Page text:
Quote: /view_profile/ @

>The longer you are in poverty / unemployed the harder it is change this.

>Takes money to make money.

>Breaking out of poverty for those who are trapped in it is near impossible, it's not a matter of laziness, or apathy, or stupidity, it's a matter of non-existant resources, a lack of knowledge, a consequence of poor life choices when young (often), a lack of saleable skills or knowhow / education training, and often being unlucky and being born and raised in a community which is unemployment and poverty struck (yes entire towns, cities and regions of countries can be rife with unemployment and poverty struck.
All's I'm seeing are excuses. Take responsibility and try. I didn't suggest it was easy, but if you have a "failure is not an option" attitude, it will take you further than you are now.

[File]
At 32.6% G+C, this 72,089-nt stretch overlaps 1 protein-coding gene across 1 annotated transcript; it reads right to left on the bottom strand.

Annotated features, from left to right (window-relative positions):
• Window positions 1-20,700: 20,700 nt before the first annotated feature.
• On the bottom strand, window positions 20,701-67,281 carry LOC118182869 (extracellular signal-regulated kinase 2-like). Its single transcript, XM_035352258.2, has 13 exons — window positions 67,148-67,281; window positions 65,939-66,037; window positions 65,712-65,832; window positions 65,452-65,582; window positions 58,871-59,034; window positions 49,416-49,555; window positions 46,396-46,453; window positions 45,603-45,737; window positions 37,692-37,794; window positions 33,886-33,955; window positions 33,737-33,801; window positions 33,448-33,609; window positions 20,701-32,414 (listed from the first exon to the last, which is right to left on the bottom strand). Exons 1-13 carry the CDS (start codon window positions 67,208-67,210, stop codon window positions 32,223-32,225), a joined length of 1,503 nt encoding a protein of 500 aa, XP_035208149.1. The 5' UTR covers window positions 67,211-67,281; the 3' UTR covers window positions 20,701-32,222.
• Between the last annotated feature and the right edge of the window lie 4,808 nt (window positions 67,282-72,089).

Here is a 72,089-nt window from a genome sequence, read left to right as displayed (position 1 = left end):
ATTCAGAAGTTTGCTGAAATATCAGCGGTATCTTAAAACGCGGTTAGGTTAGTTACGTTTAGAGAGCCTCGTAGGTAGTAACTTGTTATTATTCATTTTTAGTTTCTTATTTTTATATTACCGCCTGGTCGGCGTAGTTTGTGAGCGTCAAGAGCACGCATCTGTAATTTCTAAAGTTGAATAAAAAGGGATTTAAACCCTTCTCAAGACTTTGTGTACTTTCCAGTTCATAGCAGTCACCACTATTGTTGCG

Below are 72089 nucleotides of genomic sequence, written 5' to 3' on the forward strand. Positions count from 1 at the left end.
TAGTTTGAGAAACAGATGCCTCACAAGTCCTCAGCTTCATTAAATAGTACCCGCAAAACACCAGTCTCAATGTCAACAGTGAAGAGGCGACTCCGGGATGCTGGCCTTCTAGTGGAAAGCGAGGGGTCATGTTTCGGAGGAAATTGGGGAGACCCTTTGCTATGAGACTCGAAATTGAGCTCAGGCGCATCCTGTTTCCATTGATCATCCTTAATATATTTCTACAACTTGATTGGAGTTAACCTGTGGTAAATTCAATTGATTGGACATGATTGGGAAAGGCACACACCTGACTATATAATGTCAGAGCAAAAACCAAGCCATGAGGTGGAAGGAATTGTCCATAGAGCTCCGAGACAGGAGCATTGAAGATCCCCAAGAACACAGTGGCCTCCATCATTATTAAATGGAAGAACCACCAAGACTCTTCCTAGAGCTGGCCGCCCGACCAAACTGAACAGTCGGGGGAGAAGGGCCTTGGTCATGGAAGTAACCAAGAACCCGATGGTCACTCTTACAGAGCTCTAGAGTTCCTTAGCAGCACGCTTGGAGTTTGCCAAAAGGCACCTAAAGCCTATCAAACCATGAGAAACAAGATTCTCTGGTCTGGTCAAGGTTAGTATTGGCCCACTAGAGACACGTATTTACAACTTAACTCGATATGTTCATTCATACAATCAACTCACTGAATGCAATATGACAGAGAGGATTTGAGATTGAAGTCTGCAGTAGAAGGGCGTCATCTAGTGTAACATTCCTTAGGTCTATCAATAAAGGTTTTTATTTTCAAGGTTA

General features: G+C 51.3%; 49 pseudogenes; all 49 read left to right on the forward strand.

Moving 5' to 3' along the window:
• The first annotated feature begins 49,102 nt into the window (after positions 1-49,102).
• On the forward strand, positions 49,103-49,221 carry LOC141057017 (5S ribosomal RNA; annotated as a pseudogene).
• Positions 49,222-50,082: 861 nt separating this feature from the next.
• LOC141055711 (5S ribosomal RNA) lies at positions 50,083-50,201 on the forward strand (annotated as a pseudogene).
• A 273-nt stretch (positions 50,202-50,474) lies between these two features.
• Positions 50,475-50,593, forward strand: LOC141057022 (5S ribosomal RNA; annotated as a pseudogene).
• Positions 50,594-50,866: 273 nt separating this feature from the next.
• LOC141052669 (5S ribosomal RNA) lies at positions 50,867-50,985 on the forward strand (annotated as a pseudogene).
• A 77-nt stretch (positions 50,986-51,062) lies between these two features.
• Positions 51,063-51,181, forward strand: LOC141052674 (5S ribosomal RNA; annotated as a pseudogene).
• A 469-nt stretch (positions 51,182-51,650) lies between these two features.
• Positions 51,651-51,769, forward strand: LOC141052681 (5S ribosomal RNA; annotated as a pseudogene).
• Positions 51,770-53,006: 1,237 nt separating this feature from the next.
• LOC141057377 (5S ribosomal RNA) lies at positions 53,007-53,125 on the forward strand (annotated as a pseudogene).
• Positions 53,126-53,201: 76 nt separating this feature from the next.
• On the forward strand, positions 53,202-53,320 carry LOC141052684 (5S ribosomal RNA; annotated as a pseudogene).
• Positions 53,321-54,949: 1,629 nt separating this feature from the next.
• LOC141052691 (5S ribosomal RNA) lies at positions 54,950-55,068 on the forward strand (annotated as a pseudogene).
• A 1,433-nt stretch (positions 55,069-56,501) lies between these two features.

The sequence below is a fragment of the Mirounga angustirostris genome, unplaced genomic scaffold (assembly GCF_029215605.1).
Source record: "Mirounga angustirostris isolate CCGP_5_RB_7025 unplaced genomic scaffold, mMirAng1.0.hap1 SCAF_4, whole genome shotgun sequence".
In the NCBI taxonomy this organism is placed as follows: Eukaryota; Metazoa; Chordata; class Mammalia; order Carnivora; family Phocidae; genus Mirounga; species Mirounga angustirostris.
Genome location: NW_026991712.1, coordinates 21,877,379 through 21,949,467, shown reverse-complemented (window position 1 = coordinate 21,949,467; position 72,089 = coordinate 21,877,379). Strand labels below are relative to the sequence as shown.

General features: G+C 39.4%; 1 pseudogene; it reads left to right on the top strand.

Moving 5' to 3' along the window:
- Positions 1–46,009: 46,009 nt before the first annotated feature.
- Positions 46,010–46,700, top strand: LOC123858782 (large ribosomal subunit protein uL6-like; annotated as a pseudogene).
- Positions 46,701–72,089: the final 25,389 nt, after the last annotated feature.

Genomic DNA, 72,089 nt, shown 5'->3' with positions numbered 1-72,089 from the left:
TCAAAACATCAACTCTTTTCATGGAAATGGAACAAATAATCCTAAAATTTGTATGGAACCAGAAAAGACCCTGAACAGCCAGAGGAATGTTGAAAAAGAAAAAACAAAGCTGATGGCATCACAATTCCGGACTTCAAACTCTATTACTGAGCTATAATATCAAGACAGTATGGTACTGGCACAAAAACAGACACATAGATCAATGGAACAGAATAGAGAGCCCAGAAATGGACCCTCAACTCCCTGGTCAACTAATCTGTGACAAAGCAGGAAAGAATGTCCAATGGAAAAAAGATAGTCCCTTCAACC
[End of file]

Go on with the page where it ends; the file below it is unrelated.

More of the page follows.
FleetAdmiral_BamBam

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Report this Jan. 17 2012, 5:28 pm

Quote: /view_profile/ @

>A lot of self made millionaires get that way by being lucky enough to inherit property or start off doing legally questionable things to get seed capital or their start off assets. Or by winning a compensation claim for some injury (often fraudulent).
Hogwash....  Most millionaires are self-made by creating a company that products and services that people are willing to purchase.


Very few people actually inherit enough money to be millionaires (which means that they're not "self made") and your accusation of "questionable" activities are just that - an accusation.


If I remember correctly, a Forbes article a while back stated that roughly 2/3rds of all billionaires throughout the world made their fortunes by working for it.